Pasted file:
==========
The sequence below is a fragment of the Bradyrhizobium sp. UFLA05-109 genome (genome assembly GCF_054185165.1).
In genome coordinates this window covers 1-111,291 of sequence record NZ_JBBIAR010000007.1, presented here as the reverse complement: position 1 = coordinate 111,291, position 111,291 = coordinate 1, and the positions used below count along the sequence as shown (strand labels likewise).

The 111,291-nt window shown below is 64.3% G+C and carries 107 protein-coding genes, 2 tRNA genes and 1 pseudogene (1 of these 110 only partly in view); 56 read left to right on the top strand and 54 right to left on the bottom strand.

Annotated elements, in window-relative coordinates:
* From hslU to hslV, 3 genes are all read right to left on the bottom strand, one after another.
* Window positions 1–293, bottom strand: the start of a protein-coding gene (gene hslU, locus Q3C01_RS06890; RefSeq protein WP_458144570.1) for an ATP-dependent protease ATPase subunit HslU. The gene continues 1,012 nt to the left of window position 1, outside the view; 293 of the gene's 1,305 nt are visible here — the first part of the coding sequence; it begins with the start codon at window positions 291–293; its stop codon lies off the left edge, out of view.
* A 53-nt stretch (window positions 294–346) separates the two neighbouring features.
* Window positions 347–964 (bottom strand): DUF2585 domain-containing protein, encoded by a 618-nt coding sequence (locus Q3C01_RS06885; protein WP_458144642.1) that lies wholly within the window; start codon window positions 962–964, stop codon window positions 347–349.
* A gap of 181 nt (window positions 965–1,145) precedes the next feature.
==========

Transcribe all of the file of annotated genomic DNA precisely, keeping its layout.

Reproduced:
The sequence below is a fragment of the Bradyrhizobium sp. UFLA05-109 genome (genome assembly GCF_054185165.1).
In genome coordinates this window covers 1-111,291 of sequence record NZ_JBBIAR010000007.1, presented here as the reverse complement: position 1 = coordinate 111,291, position 111,291 = coordinate 1, and the positions used below count along the sequence as shown (strand labels likewise).

The 111,291-nt window shown below is 64.3% G+C and carries 107 protein-coding genes, 2 tRNA genes and 1 pseudogene (1 of these 110 only partly in view); 56 read left to right on the top strand and 54 right to left on the bottom strand.

Annotated elements, in window-relative coordinates:
* From hslU to hslV, 3 genes are all read right to left on the bottom strand, one after another.
* Window positions 1–293, bottom strand: the start of a protein-coding gene (gene hslU, locus Q3C01_RS06890; RefSeq protein WP_458144570.1) for an ATP-dependent protease ATPase subunit HslU. The gene continues 1,012 nt to the left of window position 1, outside the view; 293 of the gene's 1,305 nt are visible here — the first part of the coding sequence; it begins with the start codon at window positions 291–293; its stop codon lies off the left edge, out of view.
* A 53-nt stretch (window positions 294–346) separates the two neighbouring features.
* Window positions 347–964 (bottom strand): DUF2585 domain-containing protein, encoded by a 618-nt coding sequence (locus Q3C01_RS06885; protein WP_458144642.1) that lies wholly within the window; start codon window positions 962–964, stop codon window positions 347–349.
* A gap of 181 nt (window positions 965–1,145) precedes the next feature.